The defeat of the Ephalites, or White Huns by King Yasodharman in A.D. 528
|Maharaja of Malwa|
The Gupta empire had been weakened by the attacks of the Indo-Hephthalites, known in India as the Hunas, towards the end of the 5th century, which caused it to break up into smaller states. Yasodharman and the Gupta Emperor Narasimhagupta defeated a Huna army and their ruler Mihirakula in 528 AD and drove the Huns out of India. Twin monolithic pillars at Sondani in Mandsaur District were erected by Yasodharman as a record of his victory.
Three inscriptions of Yasodharman have been found in Mandsaur. One of these is of samvat 589 (532 AD).
The Bijayagadh Stone Pillar Inscription of Vishnuvardhana, locally known as Bhīm kī Lāţ, was erected at Bayana in Bharatpur district for having perfection been attained in samvat 428 on the fifteenth lunar day of the dark fortnight of (the month) Phâlguna. The line 3 of Bijayagadh Stone Pillar Inscription of Vishnuvardhana reads as:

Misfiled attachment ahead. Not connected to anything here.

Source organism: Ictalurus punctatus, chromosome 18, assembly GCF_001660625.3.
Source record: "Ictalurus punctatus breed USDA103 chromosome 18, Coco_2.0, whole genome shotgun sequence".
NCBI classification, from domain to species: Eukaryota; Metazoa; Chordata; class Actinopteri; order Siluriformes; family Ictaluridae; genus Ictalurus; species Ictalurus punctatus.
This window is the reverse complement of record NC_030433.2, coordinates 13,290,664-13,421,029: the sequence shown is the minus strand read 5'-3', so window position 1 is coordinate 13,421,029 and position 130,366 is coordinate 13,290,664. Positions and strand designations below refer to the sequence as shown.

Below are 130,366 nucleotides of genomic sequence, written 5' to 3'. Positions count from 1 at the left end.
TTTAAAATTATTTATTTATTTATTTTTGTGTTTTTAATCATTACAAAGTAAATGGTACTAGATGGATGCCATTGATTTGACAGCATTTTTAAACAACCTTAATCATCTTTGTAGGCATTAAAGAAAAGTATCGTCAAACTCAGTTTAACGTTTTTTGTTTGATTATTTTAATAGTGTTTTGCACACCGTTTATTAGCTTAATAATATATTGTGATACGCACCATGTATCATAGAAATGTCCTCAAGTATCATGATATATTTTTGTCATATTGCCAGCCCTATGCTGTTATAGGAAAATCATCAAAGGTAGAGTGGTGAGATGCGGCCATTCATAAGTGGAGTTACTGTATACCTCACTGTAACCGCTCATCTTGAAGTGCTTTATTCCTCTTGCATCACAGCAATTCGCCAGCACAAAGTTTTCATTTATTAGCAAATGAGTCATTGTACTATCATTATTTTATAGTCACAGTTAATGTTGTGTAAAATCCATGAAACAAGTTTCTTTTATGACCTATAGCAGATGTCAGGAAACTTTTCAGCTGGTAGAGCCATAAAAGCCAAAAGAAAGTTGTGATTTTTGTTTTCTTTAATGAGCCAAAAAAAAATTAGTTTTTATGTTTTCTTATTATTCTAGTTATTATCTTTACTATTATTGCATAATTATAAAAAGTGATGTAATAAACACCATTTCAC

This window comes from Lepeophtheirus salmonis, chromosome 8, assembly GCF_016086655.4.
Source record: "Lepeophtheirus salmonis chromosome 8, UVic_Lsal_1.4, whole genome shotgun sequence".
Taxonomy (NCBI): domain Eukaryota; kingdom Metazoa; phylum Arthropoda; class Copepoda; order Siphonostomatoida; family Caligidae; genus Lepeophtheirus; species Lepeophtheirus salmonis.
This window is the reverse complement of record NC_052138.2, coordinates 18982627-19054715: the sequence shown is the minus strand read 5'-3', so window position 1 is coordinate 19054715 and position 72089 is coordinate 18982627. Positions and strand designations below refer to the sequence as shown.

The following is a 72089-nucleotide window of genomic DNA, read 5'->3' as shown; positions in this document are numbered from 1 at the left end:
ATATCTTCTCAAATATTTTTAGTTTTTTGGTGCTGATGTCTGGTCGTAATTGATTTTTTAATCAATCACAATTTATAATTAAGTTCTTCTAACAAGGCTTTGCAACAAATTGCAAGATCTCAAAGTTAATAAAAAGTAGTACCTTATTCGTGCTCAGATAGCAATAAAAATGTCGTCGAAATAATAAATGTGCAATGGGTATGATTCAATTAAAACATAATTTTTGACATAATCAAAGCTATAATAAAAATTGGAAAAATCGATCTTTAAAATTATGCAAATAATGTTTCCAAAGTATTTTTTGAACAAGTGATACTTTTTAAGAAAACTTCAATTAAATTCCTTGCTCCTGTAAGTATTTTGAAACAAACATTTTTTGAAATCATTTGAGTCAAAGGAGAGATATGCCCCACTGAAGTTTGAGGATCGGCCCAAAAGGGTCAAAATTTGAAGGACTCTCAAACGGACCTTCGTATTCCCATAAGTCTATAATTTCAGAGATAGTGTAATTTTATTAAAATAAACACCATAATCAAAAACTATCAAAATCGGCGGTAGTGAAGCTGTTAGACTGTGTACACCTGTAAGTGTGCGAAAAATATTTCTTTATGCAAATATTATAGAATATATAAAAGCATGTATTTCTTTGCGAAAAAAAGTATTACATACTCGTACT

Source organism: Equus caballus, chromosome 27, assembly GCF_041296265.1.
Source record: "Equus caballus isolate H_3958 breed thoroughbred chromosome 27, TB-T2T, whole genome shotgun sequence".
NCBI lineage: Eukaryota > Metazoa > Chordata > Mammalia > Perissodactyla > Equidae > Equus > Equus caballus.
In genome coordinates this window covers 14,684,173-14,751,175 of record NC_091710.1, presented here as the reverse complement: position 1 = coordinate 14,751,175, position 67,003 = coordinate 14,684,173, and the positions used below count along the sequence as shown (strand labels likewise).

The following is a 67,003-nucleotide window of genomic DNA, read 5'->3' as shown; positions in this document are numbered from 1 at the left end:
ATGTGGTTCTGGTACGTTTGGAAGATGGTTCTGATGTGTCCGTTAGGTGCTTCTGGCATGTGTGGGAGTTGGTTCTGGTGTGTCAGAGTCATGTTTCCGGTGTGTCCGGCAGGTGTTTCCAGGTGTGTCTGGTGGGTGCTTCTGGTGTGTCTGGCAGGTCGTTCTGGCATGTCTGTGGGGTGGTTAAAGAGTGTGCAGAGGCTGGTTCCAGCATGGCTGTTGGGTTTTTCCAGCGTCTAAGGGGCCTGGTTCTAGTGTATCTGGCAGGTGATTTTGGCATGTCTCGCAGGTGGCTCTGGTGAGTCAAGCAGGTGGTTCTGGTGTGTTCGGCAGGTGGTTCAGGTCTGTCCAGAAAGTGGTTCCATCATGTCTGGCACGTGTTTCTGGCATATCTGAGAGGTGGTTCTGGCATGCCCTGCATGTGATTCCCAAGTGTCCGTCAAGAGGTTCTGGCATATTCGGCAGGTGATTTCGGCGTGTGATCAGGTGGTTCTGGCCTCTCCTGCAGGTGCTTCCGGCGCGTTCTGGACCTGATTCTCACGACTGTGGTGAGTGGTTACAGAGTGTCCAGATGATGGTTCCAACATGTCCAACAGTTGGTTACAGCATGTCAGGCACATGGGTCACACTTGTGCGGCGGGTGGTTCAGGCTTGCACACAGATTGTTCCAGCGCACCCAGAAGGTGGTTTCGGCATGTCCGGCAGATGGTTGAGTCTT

- "(Line 3.)-On the ceremony of the pundarîka-sacrifice (having been performed), this sacrificial post has been caused to be set up by the Varika, the illustrious Vishnuvarhana whose royalty and name are well established,-who is the excellent son of Yashôvardhana; (and) the excellent son’s son of Yashôrâta; (and) the excellent son of the son’s son of Vyâghrarâta, - for the purpose of increasing (his) splendour, sacrifices, religion, welfare (in the other world), prosperity, fame, family, lineage, good fortune, and enjoyment.
- J. L. Jain (1994). Development and Structure of an Urban System. Mittal Publications. p. 30. ISBN 978-81-7099-552-4.
- Fleet, John F. Corpus Inscriptionum Indicarum: Inscriptions of the Early Guptas. Vol. III. Calcutta: Government of India, Central Publications Branch, 1888, 147-148
- Mandasor Pillar Inscription of Yashodharman
- Bijayagadh Stone Pillar Inscription of Vishnuvardhana